Check out other comments in this series from: Graham Allison, Gordon G. Chang, David Denoon, Michael Fabey, John Glaser, James Holmes, Lin Gang, Kishore Mahbubani, Robert Ross, Ruan Zongze, Robert Sutter, Xie Tao, Xu Feibiao and Wang Jisi.
James Holmes, J. C. Wylie Chair of Maritime Strategy at the Naval War College and author of Chinese Naval Strategy in the 21st Century: The Turn to Mahan:
Not too long ago we used to talking about ‘managing’ the rise of China, as though it's in an established great power's gift to manage what an aspiring great power does. China has risen, and is a great power in its own right.
China's leadership vows to make China into a ‘maritime power.’ It is a maritime power of note, and has been for some time. It has the power to attempt to make good on what President Xi Jinping calls its ‘Chinese Dream’ of national rejuvenation following what Xi, the Chinese Communist Party, and rank-and-file Chinese citizens regard as a long century of disgrace at the hands of foreign seaborne conquerors, dating all the way back to the Opium Wars starting in 1839. China's rise, and its evident desire to modify the liberal system of maritime trade and commerce over which the United States has presided since 1945, has set an interactive competition in motion. China wants to amend the system; the U.S. wants to preserve it.
Which brings about this question: how much flex is there in either side's policies and strategies? I see little on Beijing's side. You have to hand it to China's leadership. This is a very open closed society, and has put the world on notice time and again about its aims. The party leadership has also gone on record repeatedly promising to deliver certain goals such as a union with Taiwan. As any negotiations specialist will tell you, a public promise like that represents one of the strongest commitments any leader can make. Fail to follow through and you paint yourself as weak and ineffectual. Your constituents will hold you accountable for failing to keep your promise -- perhaps in gruesome ways.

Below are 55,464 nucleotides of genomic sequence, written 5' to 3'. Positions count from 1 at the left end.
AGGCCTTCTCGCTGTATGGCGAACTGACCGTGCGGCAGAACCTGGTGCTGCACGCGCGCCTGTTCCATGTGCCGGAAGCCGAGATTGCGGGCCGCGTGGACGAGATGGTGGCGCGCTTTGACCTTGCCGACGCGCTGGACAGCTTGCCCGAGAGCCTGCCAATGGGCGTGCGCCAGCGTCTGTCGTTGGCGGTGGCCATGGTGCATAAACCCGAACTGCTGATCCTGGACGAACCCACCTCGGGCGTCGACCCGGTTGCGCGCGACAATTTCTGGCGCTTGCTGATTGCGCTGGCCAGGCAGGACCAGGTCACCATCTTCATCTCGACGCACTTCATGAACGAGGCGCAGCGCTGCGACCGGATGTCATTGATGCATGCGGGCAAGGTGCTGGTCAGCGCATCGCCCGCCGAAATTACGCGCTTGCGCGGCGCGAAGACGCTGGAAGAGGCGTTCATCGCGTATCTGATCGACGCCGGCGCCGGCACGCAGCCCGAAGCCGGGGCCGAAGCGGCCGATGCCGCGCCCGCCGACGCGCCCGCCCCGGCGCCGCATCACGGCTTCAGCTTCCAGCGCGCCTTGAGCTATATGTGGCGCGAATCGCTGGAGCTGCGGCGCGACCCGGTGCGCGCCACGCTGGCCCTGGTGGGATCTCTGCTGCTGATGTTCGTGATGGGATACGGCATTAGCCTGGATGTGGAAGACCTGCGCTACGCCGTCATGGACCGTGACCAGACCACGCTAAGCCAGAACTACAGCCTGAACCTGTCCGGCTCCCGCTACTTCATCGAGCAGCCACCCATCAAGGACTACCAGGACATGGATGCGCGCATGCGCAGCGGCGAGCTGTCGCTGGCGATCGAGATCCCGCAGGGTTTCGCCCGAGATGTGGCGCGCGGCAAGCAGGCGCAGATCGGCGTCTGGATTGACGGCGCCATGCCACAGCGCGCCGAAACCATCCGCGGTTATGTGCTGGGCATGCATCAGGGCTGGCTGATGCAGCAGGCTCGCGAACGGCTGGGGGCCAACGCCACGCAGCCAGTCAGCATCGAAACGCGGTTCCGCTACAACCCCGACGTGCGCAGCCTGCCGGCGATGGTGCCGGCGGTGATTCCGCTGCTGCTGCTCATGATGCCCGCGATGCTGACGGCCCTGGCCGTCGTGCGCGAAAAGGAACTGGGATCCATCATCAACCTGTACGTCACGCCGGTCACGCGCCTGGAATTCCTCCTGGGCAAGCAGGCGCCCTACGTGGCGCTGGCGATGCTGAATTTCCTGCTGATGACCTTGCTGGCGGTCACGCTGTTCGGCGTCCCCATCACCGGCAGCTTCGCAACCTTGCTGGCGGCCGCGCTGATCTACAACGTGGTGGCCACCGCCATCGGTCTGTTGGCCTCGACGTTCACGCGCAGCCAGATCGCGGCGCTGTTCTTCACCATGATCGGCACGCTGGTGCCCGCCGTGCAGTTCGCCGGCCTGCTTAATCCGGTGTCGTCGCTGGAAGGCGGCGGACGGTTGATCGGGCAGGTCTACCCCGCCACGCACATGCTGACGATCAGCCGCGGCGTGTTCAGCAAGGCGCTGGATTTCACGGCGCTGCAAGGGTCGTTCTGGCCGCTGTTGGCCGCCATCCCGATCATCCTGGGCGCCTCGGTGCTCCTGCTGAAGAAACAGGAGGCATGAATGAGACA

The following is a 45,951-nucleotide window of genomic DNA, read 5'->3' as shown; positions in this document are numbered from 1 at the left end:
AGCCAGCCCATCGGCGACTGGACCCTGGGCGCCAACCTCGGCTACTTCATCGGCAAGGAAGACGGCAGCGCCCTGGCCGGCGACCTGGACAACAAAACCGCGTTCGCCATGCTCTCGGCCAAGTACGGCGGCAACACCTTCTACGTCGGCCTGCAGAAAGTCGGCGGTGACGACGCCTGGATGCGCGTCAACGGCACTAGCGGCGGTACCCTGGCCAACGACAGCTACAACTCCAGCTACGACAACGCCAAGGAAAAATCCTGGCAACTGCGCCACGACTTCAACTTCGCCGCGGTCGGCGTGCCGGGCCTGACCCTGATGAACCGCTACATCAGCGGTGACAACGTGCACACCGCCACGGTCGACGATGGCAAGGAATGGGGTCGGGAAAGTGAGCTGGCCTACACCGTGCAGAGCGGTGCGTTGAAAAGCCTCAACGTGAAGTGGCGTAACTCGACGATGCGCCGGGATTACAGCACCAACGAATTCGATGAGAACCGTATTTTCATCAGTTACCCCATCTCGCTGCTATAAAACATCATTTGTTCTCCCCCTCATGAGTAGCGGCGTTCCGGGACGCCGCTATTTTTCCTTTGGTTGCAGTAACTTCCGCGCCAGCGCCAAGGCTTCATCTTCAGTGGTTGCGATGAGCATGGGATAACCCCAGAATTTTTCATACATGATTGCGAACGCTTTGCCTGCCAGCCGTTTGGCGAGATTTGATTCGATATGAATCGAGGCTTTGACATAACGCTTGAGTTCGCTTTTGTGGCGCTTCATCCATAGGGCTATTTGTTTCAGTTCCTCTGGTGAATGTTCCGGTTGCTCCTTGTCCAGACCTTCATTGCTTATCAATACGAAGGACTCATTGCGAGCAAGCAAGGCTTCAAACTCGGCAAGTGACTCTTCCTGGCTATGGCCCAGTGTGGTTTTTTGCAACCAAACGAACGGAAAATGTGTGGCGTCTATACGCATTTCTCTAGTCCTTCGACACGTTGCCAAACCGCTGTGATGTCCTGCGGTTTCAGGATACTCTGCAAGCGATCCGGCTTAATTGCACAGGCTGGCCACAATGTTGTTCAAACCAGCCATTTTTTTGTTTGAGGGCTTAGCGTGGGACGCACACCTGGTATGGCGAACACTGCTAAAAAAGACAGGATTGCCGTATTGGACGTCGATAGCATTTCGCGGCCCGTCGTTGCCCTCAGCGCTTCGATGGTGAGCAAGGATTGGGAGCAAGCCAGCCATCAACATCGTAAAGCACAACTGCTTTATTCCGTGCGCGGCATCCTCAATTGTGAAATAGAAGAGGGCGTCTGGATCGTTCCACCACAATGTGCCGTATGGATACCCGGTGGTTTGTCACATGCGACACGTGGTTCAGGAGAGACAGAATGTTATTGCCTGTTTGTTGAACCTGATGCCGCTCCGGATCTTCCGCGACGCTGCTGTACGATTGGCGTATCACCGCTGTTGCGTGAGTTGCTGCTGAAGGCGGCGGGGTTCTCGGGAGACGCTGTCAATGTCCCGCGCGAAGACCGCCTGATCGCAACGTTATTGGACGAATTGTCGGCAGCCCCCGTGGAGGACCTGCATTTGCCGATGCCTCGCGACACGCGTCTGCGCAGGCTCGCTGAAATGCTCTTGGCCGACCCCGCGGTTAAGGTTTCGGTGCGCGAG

Which makes the next question: how much tactical flex is there on China's side? Here's where we have some space. I believe China can be deterred. The Chinese are not irrational people. If the U.S. keeps deterring them one day at a time and convinces China they will keep doing so, perhaps over time both countries can come to some understanding that lets all of us coexist.
So the burden is on the United States, its allies, and its friends to mount an adequate deterrent to Chinese mischief-making. Restore America’s physical power, display the resolve to use it under certain conditions, and make believers out of Beijing in U.S. power and resolve, and the Americans might yet pull this off.
As far as America’s general attitude toward an accommodation with China goes, let's take our guidance from Theodore Roosevelt: speak softly and with humor; carry a big stick and show you know how to use it; be absolutely inflexible on things that are non-negotiable while being flexible on matters of secondary concern. Bottom line, we are in a long-term strategic competition, but relations need not degenerate into something really bad if we clear our minds, agree on our purposes, and resolve to compete with vigor.